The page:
The Amis Papers
Martin Amis deserves a better biography than this.
Taking my cue from Bradford’s scrutiny, I could not help but notice that he sometimes gets so tied up in nots that a curious reversal takes place. Of the creation of Money, Amis informs him that “it would be ridiculous to say I was in a trance. It was not automatic writing.” A page later, Bradford tells us that the book’s narrator, John Self, was created in a “‘trance-like’ bout of ‘automatic writing’”. It makes one wonder about the wider implications of translation into Bradfordese. Did Amis spend his time complaining to the biographer about all the chicks he hadn’t slept with?
By the halfway point any worries about routine infelicities (“We should wonder: what should a novel do for us?”) have given way to the suspicion that Bradford is himself in a trance of inattention. “Popular culture had arrived in all its popular, tasteless and profitable manifestations.” (What would popular culture have been like if it wasn’t popular?) Did Bradford not read what he had written? More to the point, did no one at his publisher? Apparently not, for on page 345 we get a Kafka-esque metamorphosis when Saul Bellow changes, mid-paragraph, into Joseph Heller.
You could argue that this is an oversight, an unfortunate bit of carelessness, and that it is unfair, when reviewing a book whose purpose is to give us the facts, to dwell on stylistic shortcomings. If Bradford were writing the life of a retired admiral, then this mitigating plea might work. As the subject of this biography has pointed out, however, style is not something added after the fact, like nice wrapping paper. It is the thing, the gift, itself. And once the sentences start running away from a writer, everything else goes as well – the writer’s impatience transmits itself to the reader.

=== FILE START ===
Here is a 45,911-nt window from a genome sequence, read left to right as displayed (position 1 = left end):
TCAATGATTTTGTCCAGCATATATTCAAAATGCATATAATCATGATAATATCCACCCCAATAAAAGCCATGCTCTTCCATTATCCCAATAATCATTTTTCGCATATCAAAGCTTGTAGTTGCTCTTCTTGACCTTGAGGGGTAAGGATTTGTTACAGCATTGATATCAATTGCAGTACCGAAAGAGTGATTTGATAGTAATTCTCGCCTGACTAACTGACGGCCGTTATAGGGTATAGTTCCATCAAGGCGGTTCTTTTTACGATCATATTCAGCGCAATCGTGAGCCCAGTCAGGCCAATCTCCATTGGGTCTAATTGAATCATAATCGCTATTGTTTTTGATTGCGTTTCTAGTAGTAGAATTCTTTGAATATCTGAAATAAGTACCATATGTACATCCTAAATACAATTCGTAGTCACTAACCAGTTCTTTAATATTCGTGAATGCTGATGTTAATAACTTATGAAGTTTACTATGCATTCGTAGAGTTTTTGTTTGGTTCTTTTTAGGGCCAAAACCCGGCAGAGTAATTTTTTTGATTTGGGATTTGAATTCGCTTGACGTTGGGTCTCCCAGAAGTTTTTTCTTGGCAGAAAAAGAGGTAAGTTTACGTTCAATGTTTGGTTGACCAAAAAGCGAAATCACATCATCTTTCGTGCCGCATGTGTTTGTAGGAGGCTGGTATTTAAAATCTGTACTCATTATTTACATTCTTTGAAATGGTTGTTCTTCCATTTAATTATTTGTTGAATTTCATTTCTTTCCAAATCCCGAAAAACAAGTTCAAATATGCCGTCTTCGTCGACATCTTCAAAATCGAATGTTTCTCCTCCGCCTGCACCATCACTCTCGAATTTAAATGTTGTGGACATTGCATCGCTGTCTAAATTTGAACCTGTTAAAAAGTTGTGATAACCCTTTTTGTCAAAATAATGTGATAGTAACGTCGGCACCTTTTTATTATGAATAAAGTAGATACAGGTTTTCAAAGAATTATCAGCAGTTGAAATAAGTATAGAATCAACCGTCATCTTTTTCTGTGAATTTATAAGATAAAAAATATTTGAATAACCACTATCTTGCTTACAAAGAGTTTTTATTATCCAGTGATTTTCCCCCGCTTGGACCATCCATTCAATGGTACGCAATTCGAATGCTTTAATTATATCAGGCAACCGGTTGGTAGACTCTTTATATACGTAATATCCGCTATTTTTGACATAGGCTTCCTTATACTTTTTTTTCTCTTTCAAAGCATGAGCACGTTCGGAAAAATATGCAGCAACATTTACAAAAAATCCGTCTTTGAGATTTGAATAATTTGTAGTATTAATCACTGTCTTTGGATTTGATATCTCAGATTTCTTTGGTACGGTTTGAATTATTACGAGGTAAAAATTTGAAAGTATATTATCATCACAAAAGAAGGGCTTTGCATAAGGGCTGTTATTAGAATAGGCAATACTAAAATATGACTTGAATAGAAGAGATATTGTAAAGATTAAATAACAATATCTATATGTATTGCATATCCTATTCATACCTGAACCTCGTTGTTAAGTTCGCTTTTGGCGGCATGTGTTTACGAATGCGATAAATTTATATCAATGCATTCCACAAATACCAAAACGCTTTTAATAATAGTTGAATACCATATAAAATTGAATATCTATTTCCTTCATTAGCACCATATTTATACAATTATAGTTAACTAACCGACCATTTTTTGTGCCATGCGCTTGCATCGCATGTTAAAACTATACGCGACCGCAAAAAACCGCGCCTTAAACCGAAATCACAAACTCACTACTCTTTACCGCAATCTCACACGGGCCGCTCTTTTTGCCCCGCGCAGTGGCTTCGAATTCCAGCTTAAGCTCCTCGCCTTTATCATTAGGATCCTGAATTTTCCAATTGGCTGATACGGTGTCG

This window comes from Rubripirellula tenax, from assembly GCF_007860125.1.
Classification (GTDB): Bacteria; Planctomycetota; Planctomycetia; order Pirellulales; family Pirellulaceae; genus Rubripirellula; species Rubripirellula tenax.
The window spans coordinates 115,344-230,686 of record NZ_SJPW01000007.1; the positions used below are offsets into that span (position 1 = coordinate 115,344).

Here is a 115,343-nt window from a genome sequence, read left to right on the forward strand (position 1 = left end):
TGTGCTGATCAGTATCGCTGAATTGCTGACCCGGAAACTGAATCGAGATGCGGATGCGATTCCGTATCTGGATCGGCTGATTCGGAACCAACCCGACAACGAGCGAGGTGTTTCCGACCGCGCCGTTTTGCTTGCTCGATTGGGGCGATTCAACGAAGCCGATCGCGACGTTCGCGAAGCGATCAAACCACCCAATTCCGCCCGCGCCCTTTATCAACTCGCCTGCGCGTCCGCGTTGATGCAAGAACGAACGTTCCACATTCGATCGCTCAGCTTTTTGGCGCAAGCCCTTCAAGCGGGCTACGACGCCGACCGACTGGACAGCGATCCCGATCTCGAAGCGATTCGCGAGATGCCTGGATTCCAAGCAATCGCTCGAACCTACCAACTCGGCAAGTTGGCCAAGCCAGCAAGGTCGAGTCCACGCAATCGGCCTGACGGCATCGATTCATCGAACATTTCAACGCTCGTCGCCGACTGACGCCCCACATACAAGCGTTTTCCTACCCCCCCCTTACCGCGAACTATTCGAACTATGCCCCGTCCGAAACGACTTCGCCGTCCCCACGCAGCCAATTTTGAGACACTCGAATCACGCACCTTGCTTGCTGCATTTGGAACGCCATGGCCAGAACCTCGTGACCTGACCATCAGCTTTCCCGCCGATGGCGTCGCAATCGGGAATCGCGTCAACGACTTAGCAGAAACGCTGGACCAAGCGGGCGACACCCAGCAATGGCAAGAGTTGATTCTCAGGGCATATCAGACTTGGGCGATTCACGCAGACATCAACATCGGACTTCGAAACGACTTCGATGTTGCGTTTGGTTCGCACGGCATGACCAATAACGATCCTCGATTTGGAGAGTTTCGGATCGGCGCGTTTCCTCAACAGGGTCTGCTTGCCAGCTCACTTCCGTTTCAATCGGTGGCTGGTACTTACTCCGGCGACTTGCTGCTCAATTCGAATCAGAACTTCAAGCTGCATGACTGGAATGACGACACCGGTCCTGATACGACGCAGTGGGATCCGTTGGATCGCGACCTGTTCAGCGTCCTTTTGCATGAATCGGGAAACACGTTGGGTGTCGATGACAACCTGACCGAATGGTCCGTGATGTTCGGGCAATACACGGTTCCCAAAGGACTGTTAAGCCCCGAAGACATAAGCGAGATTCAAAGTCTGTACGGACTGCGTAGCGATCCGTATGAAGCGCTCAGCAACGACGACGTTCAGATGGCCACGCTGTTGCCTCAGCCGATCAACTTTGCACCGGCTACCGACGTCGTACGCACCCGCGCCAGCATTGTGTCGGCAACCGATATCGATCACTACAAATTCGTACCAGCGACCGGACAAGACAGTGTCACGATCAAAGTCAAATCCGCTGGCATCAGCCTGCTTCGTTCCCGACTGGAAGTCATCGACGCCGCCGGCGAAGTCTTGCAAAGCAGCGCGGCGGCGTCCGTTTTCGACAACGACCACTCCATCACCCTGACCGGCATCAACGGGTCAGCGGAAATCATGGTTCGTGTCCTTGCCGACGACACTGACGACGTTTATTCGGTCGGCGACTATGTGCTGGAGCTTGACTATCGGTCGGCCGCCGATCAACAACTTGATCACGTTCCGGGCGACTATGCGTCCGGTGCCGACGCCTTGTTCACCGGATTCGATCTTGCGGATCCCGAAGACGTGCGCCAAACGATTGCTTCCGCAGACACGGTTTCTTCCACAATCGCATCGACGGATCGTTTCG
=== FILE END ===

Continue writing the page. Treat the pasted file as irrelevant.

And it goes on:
I realised that due to my inattentiveness I had read about the composition of Money but had somehow missed the section about its publication and reception. I went back and checked – a larger scale version of the slight check that occurred when reading the book’s first sentence – and discovered: no, in the narrative scheme of the book Amis’s next novel, London Fields, was being left off the Booker shortlist and Money had still not been published.
Naturally, Money features at the end, in a feeble consideration of Amis’s literary “significance”. By then, however, there will be few people left in the house to listen. For every time Bradford quotes some bits from Amis – a few lines from an article, even a drawled response in an interview – they shine so brightly as to cast everything around them into not just darkness, but unrelieved dimness.
Geoff Dyer is the author of books including Working the Room and Jeff in Venice, Death in Varanasi.